Integrative efforts within KBase and NMDC and the bioinformatics capabilities within JGI will continue to progress toward a common computational environment as BER seeks to incorporate data connections across DOE, its user facilities, and the larger research community to stand up a virtual laboratory for systems biology research. This virtual laboratory will provide access for researchers to easily and collaboratively work with large-scale, disparate data. To realize this vision, BER will seek investments in computational hardware and data storage and transfer capabilities either alone or in partnerships.

Other computational biology objectives are to:

  • Assemble capabilities for processing large, complex, and heterogeneous systems biology data into open-access analysis platforms addressing DOE missions.
  • Create the next-generation data systems and algorithms needed for large-scale systems biology data science that connects observations across scales and integrates molecular, structural, genomic, and other omics data with cellular and multicellular processes.
  • Develop explainable artificial intelligence algorithms to identify relationships among different parts of genomes and build integrated biological models that capture higher-order complexity of the interactions among cellular components that lead to phenotypic differences.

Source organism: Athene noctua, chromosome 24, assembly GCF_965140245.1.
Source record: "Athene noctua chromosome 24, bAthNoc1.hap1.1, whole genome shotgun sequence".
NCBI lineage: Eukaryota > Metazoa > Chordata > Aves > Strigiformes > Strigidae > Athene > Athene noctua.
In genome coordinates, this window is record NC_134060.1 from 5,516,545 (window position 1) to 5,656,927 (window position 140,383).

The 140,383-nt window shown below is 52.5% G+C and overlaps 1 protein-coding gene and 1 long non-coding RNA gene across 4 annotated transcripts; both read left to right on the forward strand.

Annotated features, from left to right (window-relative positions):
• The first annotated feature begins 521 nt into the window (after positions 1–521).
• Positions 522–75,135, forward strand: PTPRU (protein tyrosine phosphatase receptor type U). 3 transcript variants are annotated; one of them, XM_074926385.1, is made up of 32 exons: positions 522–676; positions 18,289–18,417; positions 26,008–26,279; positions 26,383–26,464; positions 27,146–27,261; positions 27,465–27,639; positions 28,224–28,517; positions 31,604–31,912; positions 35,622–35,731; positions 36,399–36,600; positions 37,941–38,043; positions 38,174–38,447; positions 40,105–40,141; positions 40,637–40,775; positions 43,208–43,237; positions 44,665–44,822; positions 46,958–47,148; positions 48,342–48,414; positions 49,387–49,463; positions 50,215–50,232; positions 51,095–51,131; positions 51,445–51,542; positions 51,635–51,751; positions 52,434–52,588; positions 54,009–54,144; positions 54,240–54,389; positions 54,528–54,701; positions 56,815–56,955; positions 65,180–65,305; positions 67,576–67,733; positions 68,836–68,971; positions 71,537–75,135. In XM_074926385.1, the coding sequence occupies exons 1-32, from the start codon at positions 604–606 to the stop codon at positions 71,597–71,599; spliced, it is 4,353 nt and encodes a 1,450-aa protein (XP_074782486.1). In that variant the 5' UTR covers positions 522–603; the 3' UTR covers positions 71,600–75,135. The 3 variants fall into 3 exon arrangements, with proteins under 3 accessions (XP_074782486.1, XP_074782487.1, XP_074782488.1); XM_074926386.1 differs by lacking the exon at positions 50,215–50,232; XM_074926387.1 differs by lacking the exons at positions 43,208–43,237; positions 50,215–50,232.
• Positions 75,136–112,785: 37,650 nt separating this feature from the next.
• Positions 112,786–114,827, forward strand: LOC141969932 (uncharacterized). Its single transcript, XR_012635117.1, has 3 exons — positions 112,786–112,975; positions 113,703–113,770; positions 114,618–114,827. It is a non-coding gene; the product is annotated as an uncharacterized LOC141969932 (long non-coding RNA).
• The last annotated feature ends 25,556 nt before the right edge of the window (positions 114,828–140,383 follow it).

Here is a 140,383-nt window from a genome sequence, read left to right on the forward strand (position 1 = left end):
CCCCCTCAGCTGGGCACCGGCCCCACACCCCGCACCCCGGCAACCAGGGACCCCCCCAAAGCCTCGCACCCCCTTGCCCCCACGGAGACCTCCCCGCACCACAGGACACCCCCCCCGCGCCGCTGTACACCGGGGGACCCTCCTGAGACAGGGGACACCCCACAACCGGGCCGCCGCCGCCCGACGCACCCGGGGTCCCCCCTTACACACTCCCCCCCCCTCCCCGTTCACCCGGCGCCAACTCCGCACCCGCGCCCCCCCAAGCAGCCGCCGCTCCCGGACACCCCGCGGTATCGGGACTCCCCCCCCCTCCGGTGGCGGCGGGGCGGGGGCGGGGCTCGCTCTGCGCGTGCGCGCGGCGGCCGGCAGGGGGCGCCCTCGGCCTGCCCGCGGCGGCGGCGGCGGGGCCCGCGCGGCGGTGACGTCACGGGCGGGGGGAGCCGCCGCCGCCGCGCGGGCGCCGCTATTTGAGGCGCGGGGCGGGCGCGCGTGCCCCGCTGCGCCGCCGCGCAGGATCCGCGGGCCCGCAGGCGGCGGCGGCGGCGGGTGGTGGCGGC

• Generate advanced algorithms and data-handling techniques to process and integrate imaging and structural biology data with simulations and other biological measurements.
  • Develop advanced simulation capabilities to model key processes at varying scales occurring within or among cells building toward whole-cell simulation.
  • Assemble an integrated systems biology virtual laboratory to accelerate in silico ideation and collaboration within the research community.

Research in these areas will address significant lingering challenges, such as integrating datasets across varying spatial and temporal scales; extracting meaning from large, heterogeneous datasets; and linking three-dimensional structural protein data with network interaction models to predict protein interactions and small-molecule docking. Finding ways to efficiently solve current and future data challenges is a critical need for advancing BER science and will require close coordination with DOE’s Office of Advanced Scientific Computing Research and potentially other federal agencies. These computational efforts will leverage DOE’s HPC backbone, as future computing needs are anticipated to grow significantly.